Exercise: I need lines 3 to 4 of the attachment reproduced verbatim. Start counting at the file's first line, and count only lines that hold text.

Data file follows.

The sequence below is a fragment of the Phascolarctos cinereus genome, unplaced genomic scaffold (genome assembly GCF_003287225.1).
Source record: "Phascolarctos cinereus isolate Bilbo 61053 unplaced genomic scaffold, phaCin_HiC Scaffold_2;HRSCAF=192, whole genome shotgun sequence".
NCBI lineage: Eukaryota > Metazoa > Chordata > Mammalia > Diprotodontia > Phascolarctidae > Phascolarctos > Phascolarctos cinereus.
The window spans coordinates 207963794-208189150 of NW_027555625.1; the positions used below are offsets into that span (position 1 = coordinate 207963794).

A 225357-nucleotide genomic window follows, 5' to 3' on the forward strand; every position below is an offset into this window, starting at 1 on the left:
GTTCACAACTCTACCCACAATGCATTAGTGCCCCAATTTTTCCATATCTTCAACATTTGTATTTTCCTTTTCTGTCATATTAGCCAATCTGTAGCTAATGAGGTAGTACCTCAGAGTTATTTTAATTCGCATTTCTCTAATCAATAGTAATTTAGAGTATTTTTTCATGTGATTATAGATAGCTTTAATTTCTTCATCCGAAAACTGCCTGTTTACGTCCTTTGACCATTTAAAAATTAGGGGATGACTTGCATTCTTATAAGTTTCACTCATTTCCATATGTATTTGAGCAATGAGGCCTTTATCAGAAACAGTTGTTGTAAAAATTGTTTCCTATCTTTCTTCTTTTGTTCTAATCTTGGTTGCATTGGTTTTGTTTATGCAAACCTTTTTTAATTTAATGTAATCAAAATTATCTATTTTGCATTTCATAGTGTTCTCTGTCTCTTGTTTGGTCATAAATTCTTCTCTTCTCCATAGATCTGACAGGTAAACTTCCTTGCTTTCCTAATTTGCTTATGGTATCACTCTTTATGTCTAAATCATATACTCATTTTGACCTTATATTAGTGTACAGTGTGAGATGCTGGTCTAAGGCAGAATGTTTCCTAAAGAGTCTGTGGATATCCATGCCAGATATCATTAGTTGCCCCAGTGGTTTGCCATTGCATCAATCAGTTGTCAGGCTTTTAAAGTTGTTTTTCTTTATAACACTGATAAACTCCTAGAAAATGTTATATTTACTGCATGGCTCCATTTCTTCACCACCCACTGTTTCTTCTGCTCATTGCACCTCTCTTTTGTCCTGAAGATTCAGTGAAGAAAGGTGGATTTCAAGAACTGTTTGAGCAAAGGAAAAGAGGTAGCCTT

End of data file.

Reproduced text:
NCBI lineage: Eukaryota > Metazoa > Chordata > Mammalia > Diprotodontia > Phascolarctidae > Phascolarctos > Phascolarctos cinereus.
The window spans coordinates 207963794-208189150 of NW_027555625.1; the positions used below are offsets into that span (position 1 = coordinate 207963794).